One of the very best things about the Japanese boxing scene right now is the rise of young fighters wanting to be tested early in their career. Some times this does back fire, but on the whole it gives the scene, and those fighters, an extra edge. A risk factor that just captures the imagination a bit more than some of the Western match making, where keeping the "0" in tact is more important than proving yourself early.
One of the next rising fighters wanting to make a statement is the once beaten Masanori Rikiishi (6-1, 4), who has paid for his exciting match making, but also bounced back from a loss. The Japanese fighter will be up against the much more experienced Freddy Fonseca (27-3-1-1, 18), with the two men clashing on September 15th in Kariya. On paper this is an excellent test for both, who will both be hunting bigger fights if they pick up a win here.
The 25 year old Rikiishi didn't have a hugely successful amateur career though turned professional like a man who had done serious things in the unpaid ranks. His first fight was against a 6-3 Korean, his second bout against a 4-1 domestic foe. He was intent on proving himself quickly, though as mentioned, he paid the price for his tough match making suffering a 2nd round TKO loss in his third bout when he was stopped by former Japanese Featherweight champion Kosuke Saka. That loss left some questioning Rikiishi's match making, toughness and chin, though he has since bounced back with 4 straight wins. The only "gimme" among those was a confidence builder following his loss, against Egy Rozten. Since then he faced 3 solid domestic fighters.
In the ring Rikiishi is a tall out boxer, with solid power. Although he can mix it on the inside, and do rather well, it's certainly not the best for him and he's best off setting things up from the outside before moving in. His body shots are wicked and his boxing brain is alarming sharp for someone so early in their career. Defensively he does have some issues, hence why fighting at range is certainly playing to his strengths, but his accurate southpaw jab and good counter punching does make opponents pay for taking risks.
Fonseca is a 27 year old Nicaraguan who has been a professional for close to 7 years. During his 32 fight career he has mostly fought in Latin America, but did actually make his US debut earlier this year, losing to Jo Jo Diaz in 7 rounds. As with many fighters who fight on the Latin American scene his competition has been poor, and sadly he has has lost to the most notable fighters he has shared the ring with, Diaz and Juan Huertas. He's experienced, with out really scoring a notable win and does have a very padded record.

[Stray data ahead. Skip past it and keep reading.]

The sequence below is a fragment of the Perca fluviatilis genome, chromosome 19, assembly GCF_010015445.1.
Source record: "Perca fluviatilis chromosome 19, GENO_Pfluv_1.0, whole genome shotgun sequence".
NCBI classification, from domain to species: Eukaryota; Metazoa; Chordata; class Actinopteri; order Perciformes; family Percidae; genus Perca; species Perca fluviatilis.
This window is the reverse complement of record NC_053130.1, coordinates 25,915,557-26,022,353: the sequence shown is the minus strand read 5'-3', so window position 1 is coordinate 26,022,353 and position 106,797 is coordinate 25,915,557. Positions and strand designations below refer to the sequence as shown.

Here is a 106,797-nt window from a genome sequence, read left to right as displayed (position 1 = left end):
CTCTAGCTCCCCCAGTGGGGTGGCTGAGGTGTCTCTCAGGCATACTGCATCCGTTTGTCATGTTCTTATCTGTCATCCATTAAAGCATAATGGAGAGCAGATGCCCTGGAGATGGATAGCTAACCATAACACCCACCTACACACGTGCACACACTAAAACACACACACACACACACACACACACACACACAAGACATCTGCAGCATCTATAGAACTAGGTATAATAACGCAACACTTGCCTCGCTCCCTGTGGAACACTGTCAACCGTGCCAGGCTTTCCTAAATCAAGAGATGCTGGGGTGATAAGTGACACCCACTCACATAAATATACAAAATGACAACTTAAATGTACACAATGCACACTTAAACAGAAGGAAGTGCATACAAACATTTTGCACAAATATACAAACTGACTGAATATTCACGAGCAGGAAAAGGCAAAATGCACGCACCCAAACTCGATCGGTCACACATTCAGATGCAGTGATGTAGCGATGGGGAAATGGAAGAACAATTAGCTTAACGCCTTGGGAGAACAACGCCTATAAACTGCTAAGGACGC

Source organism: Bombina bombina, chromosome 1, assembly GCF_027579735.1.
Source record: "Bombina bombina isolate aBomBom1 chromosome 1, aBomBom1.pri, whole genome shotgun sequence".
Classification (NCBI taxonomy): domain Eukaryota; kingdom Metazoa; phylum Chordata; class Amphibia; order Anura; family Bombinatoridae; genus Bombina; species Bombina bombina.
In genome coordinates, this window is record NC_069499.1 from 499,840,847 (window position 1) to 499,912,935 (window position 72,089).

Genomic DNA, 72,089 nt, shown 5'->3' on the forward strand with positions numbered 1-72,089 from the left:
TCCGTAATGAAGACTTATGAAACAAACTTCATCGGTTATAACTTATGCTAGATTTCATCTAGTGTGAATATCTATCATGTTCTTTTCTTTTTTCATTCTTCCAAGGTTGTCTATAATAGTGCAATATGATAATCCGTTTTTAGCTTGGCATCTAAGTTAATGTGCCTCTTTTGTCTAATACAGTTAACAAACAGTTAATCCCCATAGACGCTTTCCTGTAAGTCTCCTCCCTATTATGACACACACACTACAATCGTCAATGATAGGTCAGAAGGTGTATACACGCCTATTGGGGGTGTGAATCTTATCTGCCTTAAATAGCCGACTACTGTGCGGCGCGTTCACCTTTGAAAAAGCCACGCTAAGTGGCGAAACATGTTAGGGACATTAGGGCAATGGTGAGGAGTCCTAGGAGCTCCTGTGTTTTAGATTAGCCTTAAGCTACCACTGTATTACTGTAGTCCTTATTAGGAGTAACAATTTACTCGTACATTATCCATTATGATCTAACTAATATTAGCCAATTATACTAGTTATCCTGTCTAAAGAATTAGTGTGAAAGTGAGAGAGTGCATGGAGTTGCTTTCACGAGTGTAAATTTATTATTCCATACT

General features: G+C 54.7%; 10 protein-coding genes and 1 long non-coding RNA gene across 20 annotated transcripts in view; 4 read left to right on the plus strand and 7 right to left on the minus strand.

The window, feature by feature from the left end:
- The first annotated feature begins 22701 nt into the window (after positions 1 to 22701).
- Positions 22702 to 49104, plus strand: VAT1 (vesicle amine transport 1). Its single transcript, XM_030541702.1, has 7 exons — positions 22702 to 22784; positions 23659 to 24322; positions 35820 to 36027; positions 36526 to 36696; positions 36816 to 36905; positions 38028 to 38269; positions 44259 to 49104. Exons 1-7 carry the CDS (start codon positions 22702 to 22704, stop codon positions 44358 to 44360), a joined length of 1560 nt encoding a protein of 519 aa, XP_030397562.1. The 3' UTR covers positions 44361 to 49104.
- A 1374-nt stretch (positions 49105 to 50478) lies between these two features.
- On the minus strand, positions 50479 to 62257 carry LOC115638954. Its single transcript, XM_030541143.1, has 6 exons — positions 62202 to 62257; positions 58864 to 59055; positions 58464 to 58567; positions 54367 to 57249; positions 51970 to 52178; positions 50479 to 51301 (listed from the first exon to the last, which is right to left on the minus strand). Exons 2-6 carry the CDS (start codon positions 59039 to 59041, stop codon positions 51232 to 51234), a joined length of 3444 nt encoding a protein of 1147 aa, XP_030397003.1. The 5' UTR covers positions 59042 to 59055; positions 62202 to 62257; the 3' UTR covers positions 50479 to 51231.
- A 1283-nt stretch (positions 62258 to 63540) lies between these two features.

Despite having a record that's padded thicker than it should be Fonseca does pass the eye test, and a loss to Diaz is certainly nothing to be ashamed by. He does look quick, sharp, moves well and has a nice jab. Sadly though passing the eye test says a lot about the level of competition he's been fighting at and that has, for the most part, helped him look good and against Diaz we saw his limitations being on show, big time. He's not terrible, but he does seem to be someone who is very much a front runner and someone who will struggle when it's put on him.
On paper Fonseca is a huge step up in class for Rikiishi. In reality however the one big advantage Fonseca has is experience, and not skills, power or competition, Diaz aside. Yes this is a step up for Rikiishi, but one that he should be the favourite in. He's the more impressive on the eye, the one who has looked better in recent bouts and the man at home.
We expect to see Rikiishi take control behind his jab, find out what Fonseca has then chip away at him before finally scoring a stoppage in the second half of the fight.
Prediction TKO7 Rikiishi
Having canned the old "Full Schedule" of Asianboxing we have instead decided to concentrate more on the major bouts. This section, the "Preview" section will look at major bouts involving OPBF and national titles. Hopefully leading to a more informative style for, you the reader.